I think we can safely deduce that whichever character this is is one whose role can't be easily taken on by another character. I don't think it's someone like Tywin, Balon, Robb, Ned, or Oberyn, because their deaths specifically kicked off major plot threads that are still important at this point in the series. Someone like Kevan is a bit of a wildcard: his position as the last stable Lannister in King's Landing can't be replaced, but we're also told point-blank that that's the reason why he was killed. Aemon would certainly fit the bill, but like others have pointed out, whatever knowledge that he had could probably be conveyed through Sam and the other maesters at the citadel. 

Pycelle could be a good bet, since he was basically the oldest person left in the Red Keep, and had extensive first-hand knowledge of the past few decades in King's Landing. I can't really think of anyone else who would share that knowledge.

Craster is a possibility, but he could probably be replaced by one of the wildlings. 

Arys is a possibility, although I think Daemon Sand could probably take on whatever role GRRM has planned for him. 

Quentyn is another good guess, although I was under the impression that him being dead would be more important for the Dornish plot going forward than him being alive was. 

As of now, Pycelle's my best guess, but it could really be anyone at this point.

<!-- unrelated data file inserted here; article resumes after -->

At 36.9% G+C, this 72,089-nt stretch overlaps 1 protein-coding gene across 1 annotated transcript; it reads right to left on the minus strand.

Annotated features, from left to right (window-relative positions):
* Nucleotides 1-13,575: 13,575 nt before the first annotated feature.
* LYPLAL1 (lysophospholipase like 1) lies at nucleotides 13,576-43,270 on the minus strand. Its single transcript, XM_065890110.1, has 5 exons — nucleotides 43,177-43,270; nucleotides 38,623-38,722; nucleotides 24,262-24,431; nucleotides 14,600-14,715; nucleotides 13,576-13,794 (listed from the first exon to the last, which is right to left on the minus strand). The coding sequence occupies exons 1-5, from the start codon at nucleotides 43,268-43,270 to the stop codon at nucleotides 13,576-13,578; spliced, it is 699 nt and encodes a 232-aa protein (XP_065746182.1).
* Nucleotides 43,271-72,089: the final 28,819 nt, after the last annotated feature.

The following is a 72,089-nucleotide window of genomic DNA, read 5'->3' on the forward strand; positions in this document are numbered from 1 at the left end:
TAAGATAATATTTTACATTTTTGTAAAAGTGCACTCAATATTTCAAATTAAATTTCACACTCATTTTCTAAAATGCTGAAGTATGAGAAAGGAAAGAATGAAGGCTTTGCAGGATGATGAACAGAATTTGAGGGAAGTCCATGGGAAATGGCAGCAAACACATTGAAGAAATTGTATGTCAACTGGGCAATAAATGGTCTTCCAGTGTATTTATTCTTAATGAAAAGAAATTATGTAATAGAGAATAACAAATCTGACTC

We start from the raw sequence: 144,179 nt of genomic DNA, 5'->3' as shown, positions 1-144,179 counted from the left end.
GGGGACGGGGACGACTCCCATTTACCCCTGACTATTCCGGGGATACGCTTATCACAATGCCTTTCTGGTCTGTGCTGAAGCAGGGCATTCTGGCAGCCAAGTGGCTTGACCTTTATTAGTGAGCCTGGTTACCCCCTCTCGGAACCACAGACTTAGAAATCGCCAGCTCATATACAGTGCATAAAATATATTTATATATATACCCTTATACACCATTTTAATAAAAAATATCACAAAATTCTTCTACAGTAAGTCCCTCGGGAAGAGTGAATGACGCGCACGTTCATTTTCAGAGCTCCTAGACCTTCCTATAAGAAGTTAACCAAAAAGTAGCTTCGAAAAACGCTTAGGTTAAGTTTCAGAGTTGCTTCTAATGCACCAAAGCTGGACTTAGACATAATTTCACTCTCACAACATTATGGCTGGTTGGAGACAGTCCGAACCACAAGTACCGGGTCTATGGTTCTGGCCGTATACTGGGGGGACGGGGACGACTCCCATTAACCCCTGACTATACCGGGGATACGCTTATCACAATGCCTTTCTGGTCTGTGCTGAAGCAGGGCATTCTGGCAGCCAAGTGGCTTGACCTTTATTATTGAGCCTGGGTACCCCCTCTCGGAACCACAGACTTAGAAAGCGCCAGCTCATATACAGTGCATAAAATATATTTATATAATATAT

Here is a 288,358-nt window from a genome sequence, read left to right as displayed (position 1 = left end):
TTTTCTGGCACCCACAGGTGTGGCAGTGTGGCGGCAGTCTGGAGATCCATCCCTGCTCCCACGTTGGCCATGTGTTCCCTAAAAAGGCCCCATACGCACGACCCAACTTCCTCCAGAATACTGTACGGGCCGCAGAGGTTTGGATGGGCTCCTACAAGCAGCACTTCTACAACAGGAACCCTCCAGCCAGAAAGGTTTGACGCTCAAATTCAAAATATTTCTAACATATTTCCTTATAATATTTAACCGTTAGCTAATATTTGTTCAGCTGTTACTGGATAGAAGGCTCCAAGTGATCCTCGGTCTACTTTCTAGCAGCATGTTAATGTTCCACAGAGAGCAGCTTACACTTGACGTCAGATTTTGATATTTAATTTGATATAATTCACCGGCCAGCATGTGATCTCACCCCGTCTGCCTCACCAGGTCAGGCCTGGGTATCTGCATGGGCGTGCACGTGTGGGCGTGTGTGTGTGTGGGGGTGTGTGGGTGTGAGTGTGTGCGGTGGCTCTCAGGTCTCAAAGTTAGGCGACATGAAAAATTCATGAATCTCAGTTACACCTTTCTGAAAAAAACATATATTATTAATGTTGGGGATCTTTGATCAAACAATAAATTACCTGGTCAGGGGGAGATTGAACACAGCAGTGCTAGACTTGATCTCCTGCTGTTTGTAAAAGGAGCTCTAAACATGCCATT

I would argue that even though it was planned, he could still have hit a snag down the road. I am leaning more towards Balon and a remaining five year gap issue. The first three novels were written with that gap in mind. Don’t get me wrong-I think he had to scrap it. Oberyn’s death most certainly would provoke a Dornish response, not to mention the Others all of a sudden going dormant would have been strange.  But I think it altered the plot some.

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I doubt that it has to do with any information from before the series starts.  He can always create a means of discovering that information, either through a new character or a document discovery.  It is also not somebody whose death is not confirmed, like Stannis, Jon, or Beric.  They can always be brought back if necessary.

So I think it is somebody who has information they got during the series that nobody else has, or a character who would have been a potential antagonist or ally to a major characters

Janos Slynt is an intriguing possibility.  Had he lived, he could have been a formidable antagonist to Jon and cause all sorts of problems with regards to fighting the Others and whatever else Jon has in mind.

Another possibility is Oberyn.  Had he lived, he could have caused a great deal of trouble for the Lannisters, Cersei in particular.  Martin might regret that death considering it hasn't had that major of an effect yet.

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On 10/22/2018 at 7:00 AM, Impbread said: